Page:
Photo by Kaycee Anderson
Photo by Kaycee Anderson
Sandra Meyer, center, presents a check from the Painting Princesses.
One group of cancer survivors donated a hefty $5,000 recently to help other cancer victims pay expenses that are not covered by insurance.
The donation from the Painting Princesses -- women survivors who paint watercolors and give support to each other at weekly get-togethers -- came June 2 during the Gift of Hope’s fifth annual fundraiser in the big barn at Scouts Rest Ranch.
Besides that generous donation, a little more than $8,000 was raised that night for the Gift of Hope, vice president Yvonne Hedgecock told the Bulletin Monday. It is the organization’s only fund-raiser each year.
Gifts of Hope helps buy gas for travel to and from treatments, as well as a wide variety of things to ease the financial burden on patients and families. The pay to build ramps on porches, paint walls, bake birthday cakes and walk dogs. They even paid the car insurance for a man who needed to travel to Denver to be treated.
The evening began with music by Gary Phipps, Manyard Zip, Lou Kraus and Janet King.
Nebraskaland National Bank donated and cooked prime rib and hot dogs. Cohagens donated the baked potatoes and Bittersweet Baker in Ogallala donated desserts.
After dinner and before the live auction started, the Princesses presented a check for $5,050.75, half the money they raised in May at a purse auction/fundraiser.
Then the live auction began, with Wendel Brott of Gothenburg calling for bids. Nearly 60 items were offered, including an electric guitar donated by Kittles Music and gift certificates from T.O. Haas. The auction began with two dozen cinnamon rolls, which brought $50.
Brott kept things lively and entertaining as he called for bids. Wives bid against husbands and Brott encouraging the competitive camaraderie. He sold golf trips, meat packages, jewelry, wine baskets and a trip to Branson, Mo.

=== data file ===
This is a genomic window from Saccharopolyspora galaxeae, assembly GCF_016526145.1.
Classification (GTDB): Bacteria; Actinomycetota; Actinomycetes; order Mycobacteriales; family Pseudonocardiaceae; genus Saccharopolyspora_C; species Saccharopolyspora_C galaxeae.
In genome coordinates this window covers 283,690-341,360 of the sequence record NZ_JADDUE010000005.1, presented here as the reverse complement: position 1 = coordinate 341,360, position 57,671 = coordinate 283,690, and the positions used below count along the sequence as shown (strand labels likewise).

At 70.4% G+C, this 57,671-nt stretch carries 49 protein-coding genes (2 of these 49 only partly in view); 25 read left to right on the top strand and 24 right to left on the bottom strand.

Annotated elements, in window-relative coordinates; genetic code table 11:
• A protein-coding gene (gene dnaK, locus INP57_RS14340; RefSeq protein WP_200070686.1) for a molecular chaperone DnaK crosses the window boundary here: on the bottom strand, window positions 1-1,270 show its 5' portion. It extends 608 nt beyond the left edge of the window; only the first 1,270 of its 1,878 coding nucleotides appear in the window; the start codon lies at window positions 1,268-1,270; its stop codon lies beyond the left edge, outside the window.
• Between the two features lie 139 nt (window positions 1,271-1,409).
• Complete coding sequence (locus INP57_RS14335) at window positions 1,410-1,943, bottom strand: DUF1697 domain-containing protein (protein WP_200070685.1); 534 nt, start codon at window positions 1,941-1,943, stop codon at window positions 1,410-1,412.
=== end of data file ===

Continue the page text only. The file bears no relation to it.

The live auction generated $4,465.
Gifts of Hope helps buy gas for travel to and from treatments, as well as a wide variety of things to ease the financial burden on patients and families. They build ramps on porches, paint walls, bake birthday cakes and walk dogs. They even bought car insurance for a man who needed to travel to Denver to be treated.
Sharon Ott, founding member and current secretary, said the organization helps 8-10 people a month, giving an average of $1,500 a month. The gifts have helped more than 500 people since 2001.
Carolyn Fromme, a survivor, told her story to the Bulletin.
Fromme was diagnosed with ovarian and uterine cancer in May 2011. She doesn’t know how the Gift of Hope got her name but she recalled getting a call on a Monday. By the next Wednesday, the organization started helping – paying for gas to go to Omaha for surgery and treatment, helping with the rent and the cost of medications.
Fromme has three children -- a daughter in Washington and a son and daughter in North Platte. She said the support of her children and the Gift of Hope pulled her through. She has officially been cancer free for three weeks. She will drive to Omaha every three months to make sure.
Fromme gave something back Saturday. She made the cinnamon rolls that were auctioned.
The organization has a long-term goal to raise $150,000 to build a house near the Callahan Cancer Center where patients can stay during treatment at the center. Nearly two-thirds of the money for the house is in the bank, Ott said.
To arrange for Gifts of Hope, Ott said the Human Resources department at Great Plains Medical Center, as well friends and family, recommend the names of cancer victims and applicants fill out a simple questionnaire.